Plant and fertilize carefully to garden where a big
tree was removed
I'm in the planning and dreaming stage where all
gardeners are this time of year! We lost a 60 foot maple tree
in the yard. It provided shade and I will miss that. However, it
was also a messy tree and it confined my plant selection to
groundcovers and hostas.
After the debris was cleaned up and the stump ground, I
was told that I couldn't plant anything but acid loving plants for
five years. Is this true? I was hoping to plant roses and
sun-loving perennials in the area.
There are even more people in your spot than usual this year, as
we plan to replace millions of lost ash trees!
You don't have to wait or restrict your plant choices. But
planting right where a big tree was isn't like planting into fallow
Where a stump is ground down, what remains isn't soil but
sawdust, which is not a good growing medium. Better to plant to one
side but if you must plant right where the stump was, remove the
top 12 to 18 inches of soil-sawdust mix. Use what you excavate to
topdress other beds. Like woodchips, it will break down over
Fill excavated planting areas with topsoil mounded several
inches above original grade. If you're planting beyond the stump
location where it's not necessary to remove sawdust, you should
still add several inches of top soil. This extra depth of soil is
in anticipation of subsidence -- a lowering of the grade as
subterranean tree parts rot away. Watch for it over the next five
to ten years and add soil as needed between new plantings. If new
plants themselves sink, dig them out, add soil and replant.
All around where a tree was removed, mix in organic, slow
release fertilizer such as cottonseed meal and composted manure.
Use water soluble fertilizer during the first few years, throughout
spring and early summer to make up for the fact that
wood-decomposing fungi are locking up nutrients in surrounding and
underlying layers as they break down woody roots and sawdust.
Do landscape boulders encourage braking?
Rocks at the roadside may seem like a good way to fend car tires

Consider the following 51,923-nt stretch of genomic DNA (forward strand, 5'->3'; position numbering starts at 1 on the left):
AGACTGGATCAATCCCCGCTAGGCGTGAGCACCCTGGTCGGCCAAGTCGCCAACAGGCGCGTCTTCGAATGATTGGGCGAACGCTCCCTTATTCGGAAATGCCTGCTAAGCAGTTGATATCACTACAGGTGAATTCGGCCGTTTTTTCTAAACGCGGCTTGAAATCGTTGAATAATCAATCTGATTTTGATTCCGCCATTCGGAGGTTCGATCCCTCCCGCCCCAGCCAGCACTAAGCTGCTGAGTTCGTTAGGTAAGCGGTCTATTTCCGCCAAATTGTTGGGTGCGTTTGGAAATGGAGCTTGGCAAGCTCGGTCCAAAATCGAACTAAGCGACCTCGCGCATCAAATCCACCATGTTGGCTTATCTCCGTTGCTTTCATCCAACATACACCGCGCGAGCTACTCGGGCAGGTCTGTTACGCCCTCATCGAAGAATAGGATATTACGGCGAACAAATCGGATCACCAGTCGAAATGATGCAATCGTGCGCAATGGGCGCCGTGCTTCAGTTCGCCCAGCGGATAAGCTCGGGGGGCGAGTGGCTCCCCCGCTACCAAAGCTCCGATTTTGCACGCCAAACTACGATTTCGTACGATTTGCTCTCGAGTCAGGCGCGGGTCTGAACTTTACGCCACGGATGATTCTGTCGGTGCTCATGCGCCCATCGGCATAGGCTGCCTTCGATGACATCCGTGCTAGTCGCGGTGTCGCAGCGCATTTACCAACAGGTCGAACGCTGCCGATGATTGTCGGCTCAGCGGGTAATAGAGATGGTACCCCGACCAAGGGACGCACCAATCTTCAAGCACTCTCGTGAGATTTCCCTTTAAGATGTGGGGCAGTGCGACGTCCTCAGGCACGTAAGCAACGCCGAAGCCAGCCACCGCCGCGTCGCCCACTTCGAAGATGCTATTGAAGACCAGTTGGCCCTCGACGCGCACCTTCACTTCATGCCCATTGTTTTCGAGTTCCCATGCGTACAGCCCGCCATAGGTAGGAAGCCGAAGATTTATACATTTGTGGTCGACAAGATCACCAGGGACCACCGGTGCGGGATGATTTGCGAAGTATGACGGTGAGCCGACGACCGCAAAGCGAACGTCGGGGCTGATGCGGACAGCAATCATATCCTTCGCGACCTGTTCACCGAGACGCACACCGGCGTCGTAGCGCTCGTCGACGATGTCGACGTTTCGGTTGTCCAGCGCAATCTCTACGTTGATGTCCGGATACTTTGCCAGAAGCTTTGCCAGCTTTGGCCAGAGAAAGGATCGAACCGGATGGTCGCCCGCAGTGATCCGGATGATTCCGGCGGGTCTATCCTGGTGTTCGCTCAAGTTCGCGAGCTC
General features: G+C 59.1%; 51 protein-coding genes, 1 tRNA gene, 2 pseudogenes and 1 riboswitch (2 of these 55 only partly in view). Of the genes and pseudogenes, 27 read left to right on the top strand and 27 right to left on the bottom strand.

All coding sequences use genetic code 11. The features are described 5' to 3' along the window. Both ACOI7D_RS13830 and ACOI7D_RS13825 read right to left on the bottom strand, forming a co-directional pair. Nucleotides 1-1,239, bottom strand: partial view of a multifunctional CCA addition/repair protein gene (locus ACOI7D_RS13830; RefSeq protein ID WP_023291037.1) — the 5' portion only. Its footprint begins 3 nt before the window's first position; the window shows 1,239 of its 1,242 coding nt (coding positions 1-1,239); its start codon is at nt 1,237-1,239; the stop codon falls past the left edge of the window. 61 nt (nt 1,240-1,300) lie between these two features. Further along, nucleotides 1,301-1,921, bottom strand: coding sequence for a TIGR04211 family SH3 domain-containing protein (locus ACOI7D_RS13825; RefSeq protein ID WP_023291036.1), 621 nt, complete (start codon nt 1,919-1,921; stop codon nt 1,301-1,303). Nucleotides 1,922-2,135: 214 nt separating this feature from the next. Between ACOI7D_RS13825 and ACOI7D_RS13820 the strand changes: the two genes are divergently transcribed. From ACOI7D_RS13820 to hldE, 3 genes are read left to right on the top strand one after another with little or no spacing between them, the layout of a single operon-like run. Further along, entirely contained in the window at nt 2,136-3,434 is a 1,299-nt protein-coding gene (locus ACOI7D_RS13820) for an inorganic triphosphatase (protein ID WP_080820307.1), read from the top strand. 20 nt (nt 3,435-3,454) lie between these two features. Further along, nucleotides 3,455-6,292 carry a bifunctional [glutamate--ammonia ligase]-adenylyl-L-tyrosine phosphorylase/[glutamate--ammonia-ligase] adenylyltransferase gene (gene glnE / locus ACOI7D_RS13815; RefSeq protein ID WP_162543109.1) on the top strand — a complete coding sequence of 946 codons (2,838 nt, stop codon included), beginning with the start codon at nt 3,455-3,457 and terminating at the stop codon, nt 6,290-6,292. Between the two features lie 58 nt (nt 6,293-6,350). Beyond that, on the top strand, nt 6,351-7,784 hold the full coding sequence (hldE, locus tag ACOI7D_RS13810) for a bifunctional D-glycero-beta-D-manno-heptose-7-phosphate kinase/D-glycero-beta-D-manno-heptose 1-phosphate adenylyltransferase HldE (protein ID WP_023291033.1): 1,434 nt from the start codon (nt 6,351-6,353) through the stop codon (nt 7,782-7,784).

from lawn and garden but can do more harm than good. The tire that
slides off an icy road won't stop when it hits that rock but it
will push it, so you'll have not only compacted soil but a gouge to
repair. If your street is tough for cars to navigate in winter,
burlap bags of sand can mark the road edge at least as well as
rocks and are a better bet for absorbing the impact of stray
Learn from orchardists: prune in winter.
Sharpen your pruners so you can take advantage of January and
February thaws. On days that top 40 degrees you can clean up the
framework of a shade tree, remove suckers and watersprouts from a
fruit tree, crabapple or weeping cherry, prune a hedge, clip back
roses and raspberries, and neaten foundation plantings.
Didn't get all those spring bulbs planted?
It's hard to keep tulips, daffodils and other hardy bulbs alive
in home storage all winter. Even in the best place, the crisper
drawer, some will dry out and rot.
The most successful way to store a bulb is to plant it. Here's
an easy way to do that even when the ground is frozen.
Line a milk crate with thick, overlapping sections of newspaper.
Put several inches of potting soil into the bottom of the crate.
Add a layer of big bulbs such as daffodils, tightly packed. Then
add more soil and a close-set layer of smaller bulbs such as
crocus. Finish filling the crate with soil.
Keep the crate in an unheated garage. Heft it now and then and
water it if it begins to lose weight. When the bulbs sprout, move
the crate into the light on a porch or patio. Water and fertilize
it. Enjoy the densely packed blooms, then depot the bulbs, separate
and transplant them to the garden.
Green thumbs up
to the transportational qualities of fragrance.
Clip a bit of a fragrant plant now -- bruise the cutting to inhale
a bit of spring. Keep a sprig of thyme, sage or lavender or a twig
of bayberry or blue mist spirea in your pocket. Each time you touch
it, the scent that's released will take you away from winter and
out into the garden.
Green thumbs down
to those who scoff at a gardener's bird seed
expenditures. Birds pay it back in insect control. Lure a chickadee
to a feeder each morning and it will scour the shrubbery for aphid
eggs all day. Cardinals and others live on seed in winter but
switch to insects in nesting season, just in time to stem the
spring flood of plant-eating bugs.
Originally published 1/17/04